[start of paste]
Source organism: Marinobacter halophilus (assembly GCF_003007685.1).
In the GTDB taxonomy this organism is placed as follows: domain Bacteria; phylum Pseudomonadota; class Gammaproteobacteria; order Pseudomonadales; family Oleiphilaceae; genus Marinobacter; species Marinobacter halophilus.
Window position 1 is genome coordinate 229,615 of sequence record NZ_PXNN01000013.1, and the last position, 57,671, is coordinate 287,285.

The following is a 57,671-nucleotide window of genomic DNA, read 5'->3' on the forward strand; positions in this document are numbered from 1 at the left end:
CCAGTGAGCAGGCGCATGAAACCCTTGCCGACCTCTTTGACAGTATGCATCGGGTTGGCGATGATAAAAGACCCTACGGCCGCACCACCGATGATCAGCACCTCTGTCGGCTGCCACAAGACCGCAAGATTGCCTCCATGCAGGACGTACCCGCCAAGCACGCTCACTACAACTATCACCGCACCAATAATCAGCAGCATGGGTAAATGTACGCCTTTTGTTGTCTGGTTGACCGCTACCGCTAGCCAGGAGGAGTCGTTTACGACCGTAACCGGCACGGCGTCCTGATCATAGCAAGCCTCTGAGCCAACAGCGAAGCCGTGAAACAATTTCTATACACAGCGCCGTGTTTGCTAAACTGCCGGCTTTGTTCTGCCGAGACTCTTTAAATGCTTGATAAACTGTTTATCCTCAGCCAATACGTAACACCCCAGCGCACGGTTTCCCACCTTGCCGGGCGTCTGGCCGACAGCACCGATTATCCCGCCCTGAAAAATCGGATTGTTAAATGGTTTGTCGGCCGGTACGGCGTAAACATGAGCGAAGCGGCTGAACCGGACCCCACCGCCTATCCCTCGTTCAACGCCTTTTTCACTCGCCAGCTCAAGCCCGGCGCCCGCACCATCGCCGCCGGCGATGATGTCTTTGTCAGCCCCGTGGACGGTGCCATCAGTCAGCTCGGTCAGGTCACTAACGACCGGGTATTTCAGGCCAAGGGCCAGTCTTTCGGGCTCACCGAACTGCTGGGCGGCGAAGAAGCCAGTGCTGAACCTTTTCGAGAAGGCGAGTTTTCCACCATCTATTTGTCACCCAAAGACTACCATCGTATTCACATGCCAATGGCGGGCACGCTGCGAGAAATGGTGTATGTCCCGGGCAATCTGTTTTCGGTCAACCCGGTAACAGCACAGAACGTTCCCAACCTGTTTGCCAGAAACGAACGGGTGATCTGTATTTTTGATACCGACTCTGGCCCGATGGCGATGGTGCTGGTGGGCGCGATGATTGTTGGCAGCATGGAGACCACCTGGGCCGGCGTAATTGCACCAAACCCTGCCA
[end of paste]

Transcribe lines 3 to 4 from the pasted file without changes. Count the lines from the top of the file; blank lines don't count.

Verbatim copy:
Window position 1 is genome coordinate 229,615 of sequence record NZ_PXNN01000013.1, and the last position, 57,671, is coordinate 287,285.

The following is a 57,671-nucleotide window of genomic DNA, read 5'->3' on the forward strand; positions in this document are numbered from 1 at the left end: